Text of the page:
Between The Wines Book Club
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By Kate Morton | Moderated by Celinés | Historical Fiction | Mystery 

About the Book

Adelaide Hills, Christmas Eve, 1959: At the end of a scorching hot day, beside a creek in the grounds of a grand country house, a local man makes a terrible discovery. Police are called, and the small town of Tambilla becomes embroiled in one of the most baffling murder investigations in the history of South Australia.

Many years later and thousands of miles away, Jess is a journalist in search of a story. Having lived and worked in London for nearly two decades, she now finds herself unemployed and struggling to make ends meet. A phone call summons her back to Sydney, where her beloved grandmother, Nora, who raised Jess when her mother could not, has suffered a fall and is seriously ill in hospital.

At Nora’s house, Jess discovers a true crime book chronicling a long-buried police case: the Turner Family Tragedy of 1959. It is only when Jess skims through its pages that she finds a shocking connection between her own family and this notorious event — a mystery that has never been satisfactorily resolved.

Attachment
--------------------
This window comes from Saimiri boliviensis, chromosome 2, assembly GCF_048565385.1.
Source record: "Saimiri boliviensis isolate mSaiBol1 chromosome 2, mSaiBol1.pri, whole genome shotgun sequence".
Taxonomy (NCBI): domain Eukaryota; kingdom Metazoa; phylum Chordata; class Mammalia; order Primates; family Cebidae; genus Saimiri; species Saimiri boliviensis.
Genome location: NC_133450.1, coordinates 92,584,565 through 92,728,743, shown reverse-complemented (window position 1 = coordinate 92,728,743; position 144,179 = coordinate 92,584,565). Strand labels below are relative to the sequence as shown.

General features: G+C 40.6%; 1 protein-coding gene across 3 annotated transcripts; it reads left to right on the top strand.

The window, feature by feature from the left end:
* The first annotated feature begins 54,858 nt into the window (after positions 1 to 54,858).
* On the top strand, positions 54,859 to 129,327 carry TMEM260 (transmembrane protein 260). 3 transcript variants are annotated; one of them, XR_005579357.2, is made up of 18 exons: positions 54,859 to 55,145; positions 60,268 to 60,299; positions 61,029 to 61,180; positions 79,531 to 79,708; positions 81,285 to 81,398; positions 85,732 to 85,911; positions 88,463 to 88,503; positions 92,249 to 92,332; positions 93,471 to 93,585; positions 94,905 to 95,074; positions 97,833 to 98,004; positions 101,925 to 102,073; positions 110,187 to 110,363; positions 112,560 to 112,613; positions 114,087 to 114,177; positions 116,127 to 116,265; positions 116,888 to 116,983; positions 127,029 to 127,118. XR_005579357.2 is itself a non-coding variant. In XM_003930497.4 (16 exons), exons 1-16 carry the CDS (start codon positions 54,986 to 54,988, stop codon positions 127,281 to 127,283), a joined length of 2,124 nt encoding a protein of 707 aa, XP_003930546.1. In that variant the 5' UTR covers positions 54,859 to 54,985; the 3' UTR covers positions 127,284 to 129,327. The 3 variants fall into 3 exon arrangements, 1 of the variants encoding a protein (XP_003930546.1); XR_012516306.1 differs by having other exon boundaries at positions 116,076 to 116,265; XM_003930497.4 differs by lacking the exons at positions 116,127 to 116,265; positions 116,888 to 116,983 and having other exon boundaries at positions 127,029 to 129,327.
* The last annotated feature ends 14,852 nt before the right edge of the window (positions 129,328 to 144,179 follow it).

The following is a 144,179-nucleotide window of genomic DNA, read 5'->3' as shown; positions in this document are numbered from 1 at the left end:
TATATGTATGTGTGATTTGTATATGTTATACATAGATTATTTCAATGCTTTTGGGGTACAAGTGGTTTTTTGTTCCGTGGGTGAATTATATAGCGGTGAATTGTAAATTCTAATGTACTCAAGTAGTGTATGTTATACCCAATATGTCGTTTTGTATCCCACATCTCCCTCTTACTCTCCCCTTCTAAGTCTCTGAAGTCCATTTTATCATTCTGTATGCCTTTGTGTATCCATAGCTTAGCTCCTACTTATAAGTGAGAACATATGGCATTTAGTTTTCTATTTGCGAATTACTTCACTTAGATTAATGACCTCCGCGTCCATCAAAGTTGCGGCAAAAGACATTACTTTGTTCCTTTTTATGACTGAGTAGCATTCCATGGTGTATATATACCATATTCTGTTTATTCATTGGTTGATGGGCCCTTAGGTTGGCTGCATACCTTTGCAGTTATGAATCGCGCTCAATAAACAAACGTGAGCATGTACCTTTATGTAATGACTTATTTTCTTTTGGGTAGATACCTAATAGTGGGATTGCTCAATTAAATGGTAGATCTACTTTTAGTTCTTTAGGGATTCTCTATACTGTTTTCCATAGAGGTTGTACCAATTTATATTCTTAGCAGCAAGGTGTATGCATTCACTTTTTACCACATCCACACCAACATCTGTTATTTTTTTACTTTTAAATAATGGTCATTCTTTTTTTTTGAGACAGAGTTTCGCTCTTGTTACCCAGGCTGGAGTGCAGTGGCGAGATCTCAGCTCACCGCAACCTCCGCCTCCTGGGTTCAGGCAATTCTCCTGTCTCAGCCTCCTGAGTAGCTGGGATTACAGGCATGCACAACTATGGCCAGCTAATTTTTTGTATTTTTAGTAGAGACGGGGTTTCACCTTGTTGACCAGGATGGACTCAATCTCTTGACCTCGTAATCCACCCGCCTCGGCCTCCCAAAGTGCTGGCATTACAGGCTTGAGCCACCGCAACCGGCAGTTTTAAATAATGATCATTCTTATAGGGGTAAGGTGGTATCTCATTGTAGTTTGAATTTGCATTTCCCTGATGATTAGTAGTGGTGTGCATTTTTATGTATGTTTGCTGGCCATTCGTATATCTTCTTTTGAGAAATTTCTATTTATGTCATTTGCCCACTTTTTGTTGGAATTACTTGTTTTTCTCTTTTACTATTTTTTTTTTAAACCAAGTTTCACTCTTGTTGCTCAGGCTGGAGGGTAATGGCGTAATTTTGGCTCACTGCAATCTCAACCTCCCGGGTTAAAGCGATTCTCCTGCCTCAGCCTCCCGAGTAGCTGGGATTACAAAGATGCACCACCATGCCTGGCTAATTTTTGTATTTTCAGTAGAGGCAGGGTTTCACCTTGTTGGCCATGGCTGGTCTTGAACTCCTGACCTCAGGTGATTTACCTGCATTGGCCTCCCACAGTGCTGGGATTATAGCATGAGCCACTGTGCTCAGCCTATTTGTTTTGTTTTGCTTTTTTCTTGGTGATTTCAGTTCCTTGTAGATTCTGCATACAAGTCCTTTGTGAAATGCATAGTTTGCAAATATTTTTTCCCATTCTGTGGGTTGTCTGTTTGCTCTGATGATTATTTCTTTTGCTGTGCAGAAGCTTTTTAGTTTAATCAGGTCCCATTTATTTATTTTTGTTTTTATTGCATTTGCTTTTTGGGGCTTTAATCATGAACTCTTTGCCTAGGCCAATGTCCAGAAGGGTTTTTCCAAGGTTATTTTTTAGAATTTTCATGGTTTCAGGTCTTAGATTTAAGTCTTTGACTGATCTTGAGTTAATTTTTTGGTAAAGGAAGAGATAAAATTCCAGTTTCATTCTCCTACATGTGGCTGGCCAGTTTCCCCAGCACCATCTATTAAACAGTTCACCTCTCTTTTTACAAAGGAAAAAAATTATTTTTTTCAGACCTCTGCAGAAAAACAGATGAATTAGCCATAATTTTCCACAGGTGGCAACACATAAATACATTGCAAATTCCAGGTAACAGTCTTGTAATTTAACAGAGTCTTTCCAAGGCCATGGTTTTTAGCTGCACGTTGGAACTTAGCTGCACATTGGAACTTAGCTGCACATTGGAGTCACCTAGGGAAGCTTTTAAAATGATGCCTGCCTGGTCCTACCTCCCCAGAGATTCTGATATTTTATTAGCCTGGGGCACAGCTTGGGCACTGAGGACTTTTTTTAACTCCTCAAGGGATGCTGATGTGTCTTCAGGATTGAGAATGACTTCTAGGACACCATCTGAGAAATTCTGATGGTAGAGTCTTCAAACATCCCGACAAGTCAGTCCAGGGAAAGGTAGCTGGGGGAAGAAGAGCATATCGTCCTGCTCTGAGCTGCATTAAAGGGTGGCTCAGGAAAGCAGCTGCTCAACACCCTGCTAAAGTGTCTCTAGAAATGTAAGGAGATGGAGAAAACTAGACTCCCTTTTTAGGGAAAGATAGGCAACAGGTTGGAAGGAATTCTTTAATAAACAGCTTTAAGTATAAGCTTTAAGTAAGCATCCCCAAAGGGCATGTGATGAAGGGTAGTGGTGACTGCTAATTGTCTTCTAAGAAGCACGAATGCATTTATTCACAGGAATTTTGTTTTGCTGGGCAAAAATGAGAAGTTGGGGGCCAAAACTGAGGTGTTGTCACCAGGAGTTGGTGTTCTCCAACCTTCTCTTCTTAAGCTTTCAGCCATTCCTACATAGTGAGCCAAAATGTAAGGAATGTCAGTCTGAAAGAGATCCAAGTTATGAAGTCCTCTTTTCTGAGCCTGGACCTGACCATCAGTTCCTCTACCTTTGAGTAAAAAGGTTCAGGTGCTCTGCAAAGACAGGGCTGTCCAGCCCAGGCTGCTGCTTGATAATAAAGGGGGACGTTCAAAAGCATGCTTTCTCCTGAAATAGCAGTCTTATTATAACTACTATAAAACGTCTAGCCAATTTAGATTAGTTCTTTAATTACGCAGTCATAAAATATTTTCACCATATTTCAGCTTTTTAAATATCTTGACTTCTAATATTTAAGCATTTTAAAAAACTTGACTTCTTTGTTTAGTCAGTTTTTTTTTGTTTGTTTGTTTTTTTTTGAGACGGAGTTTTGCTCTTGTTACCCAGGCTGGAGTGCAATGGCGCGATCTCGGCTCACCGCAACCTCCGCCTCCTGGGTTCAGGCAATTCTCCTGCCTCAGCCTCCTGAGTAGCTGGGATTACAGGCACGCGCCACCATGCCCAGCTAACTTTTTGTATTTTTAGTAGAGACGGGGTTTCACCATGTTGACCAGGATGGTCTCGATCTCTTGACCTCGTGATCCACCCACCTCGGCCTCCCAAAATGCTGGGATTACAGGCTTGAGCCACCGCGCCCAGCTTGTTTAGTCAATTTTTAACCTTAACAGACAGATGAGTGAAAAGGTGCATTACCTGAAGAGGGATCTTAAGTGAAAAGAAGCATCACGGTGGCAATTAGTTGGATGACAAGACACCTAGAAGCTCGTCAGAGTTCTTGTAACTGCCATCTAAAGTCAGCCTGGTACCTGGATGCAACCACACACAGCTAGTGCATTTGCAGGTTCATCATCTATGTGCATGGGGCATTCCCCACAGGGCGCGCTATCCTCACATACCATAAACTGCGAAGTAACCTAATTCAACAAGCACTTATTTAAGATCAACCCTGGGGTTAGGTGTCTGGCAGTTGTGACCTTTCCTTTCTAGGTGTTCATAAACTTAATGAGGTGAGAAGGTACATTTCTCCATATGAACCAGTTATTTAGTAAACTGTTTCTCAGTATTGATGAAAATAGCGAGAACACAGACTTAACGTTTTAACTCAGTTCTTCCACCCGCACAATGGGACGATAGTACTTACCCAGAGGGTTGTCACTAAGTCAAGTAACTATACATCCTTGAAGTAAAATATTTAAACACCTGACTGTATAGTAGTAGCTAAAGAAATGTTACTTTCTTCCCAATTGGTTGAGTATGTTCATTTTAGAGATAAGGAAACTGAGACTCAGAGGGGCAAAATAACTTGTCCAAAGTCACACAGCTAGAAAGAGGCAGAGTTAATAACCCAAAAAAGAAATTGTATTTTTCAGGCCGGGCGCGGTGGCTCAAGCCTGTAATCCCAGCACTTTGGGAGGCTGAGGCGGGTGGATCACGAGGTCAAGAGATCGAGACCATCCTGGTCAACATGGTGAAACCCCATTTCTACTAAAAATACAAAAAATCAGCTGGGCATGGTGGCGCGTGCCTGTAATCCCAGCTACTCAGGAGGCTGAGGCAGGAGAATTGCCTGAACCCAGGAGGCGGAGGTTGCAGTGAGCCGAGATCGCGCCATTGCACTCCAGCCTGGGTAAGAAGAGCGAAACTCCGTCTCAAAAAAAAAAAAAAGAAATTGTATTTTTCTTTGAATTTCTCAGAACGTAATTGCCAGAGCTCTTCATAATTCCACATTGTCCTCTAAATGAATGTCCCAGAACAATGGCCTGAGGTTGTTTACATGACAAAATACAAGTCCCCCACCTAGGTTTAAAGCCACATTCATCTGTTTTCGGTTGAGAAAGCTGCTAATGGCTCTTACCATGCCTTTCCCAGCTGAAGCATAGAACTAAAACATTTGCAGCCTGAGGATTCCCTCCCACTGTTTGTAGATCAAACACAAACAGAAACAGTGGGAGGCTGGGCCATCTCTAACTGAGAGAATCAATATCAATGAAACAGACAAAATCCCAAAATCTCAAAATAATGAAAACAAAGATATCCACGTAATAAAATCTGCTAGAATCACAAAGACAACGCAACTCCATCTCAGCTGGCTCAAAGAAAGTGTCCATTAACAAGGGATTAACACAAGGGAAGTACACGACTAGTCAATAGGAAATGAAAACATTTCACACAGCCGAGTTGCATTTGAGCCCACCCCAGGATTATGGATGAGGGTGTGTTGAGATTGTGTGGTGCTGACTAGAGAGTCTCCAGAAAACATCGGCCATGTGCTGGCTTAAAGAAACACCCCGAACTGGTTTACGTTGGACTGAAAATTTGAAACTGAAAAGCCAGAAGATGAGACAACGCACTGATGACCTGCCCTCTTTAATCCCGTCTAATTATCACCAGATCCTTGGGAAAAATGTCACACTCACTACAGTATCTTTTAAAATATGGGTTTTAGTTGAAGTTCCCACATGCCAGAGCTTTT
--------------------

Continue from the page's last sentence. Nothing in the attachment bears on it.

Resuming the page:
An epic story that spans continents and generations, Homecoming asks what we would do for those we love, how we protect the lies we tell, and what it means to come home. Above all, it is an intricate and spellbinding novel from one of the finest writers working today.

About the author

Is an Australian author. Morton has sold more than 16 million books in 42 countries, making her one of Australia’s “biggest publishing exports”.  The author has written six novels: The House at Riverton (The Shifting Fog), The Forgotten GardenThe Distant Hours,  The Secret KeeperThe Lake House, and The Clockmaker’s Daughter (published in September 2018). Her seventh book, Homecoming, published in April 2023.

Kate Morton was born in South Australia, grew up in the mountains of south-east Queensland, and now lives with her family in London and Australia. She has degrees in dramatic art and English literature, and harboured dreams of joining the Royal Shakespeare Company until she realised that it was words she loved more than performing. Kate still feels a pang of longing each time she goes to the theatre and the house lights dim.

“I fell deeply in love with books as a child and believe that reading is freedom; that to read is to live a thousand lives in one; that fiction is a magical conversation between two people – you and me – in which our minds meet across time and space. I love books that conjure a world around me, bringing their characters and settings to life, so that the real world disappears and all that matters, from beginning to end, is turning one more page.”

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Flora & Fauna of the book


The blue-winged kookaburra is a large species of kingfisher native to northern Australia and southern New Guinea.